Resistance to Pressure
Neither of these institutions has wavered on the issue of third world debt in spite of the millions of signatures collected and the huge numbers of people demonstrating thanks to the organizing efforts of Jubilee 2000. The debt is higher than ever, and there was, in fact, a regression in commitments between the G7 meetings in Cologne in 1999 and Okinawa in 2000. The IMF even managed to tell Mozambique, arguably the poorest country in the world, that it didn't have to pay a hundred million dollars in debt service after its devastating floods, only seventy-three million dollars.
Across the pond at the WTO, services negotiations are moving forward in the framework of the General Agreement on Trade in Services (GATS). Seattle couldn't stop this new stage of liberalization because it had been mandated in Marrakesh when the WTO was created. Transparency and accountability reach new nadirs on the shores of Lake Geneva, where the minutes of the all-important working groups are posted ten to twelve months after their meetings occur.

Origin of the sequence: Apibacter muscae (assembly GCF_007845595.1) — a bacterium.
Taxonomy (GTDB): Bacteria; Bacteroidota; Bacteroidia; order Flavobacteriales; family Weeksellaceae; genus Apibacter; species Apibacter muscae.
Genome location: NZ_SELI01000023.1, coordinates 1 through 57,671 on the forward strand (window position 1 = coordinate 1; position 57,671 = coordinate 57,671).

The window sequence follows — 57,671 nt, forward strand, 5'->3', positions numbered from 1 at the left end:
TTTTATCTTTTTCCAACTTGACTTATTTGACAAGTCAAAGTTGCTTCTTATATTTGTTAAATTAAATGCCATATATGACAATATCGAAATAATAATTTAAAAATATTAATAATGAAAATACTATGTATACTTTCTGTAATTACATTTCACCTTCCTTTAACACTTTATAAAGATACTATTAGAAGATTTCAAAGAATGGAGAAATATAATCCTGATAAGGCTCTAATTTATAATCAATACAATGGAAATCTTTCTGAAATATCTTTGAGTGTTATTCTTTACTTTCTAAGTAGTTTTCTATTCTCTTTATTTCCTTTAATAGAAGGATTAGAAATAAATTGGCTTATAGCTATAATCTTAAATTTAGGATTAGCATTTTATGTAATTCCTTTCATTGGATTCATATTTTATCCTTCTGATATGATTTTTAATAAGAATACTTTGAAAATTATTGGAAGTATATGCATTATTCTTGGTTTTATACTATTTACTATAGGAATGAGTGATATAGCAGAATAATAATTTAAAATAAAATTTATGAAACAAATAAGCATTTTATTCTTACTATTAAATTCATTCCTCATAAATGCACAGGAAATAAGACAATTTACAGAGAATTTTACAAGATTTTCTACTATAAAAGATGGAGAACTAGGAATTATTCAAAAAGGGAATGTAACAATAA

"Services" under GATS includes public transport, health, education, environmental, and cultural services - 160 areas in all. Whereas Americans benefit from virtually no public services (the postal service comes to mind but little else), Europeans, who have many, are deeply and rightfully suspicious of their negotiators' intentions. Our governments and the European trade commissioner Pascal Lamy keep reassuring us that our excellent public health insurance and generally good public school systems are not in jeopardy, yet Lamy's chief services negotiator has, for example, announced that "health and education are ripe for liberalization".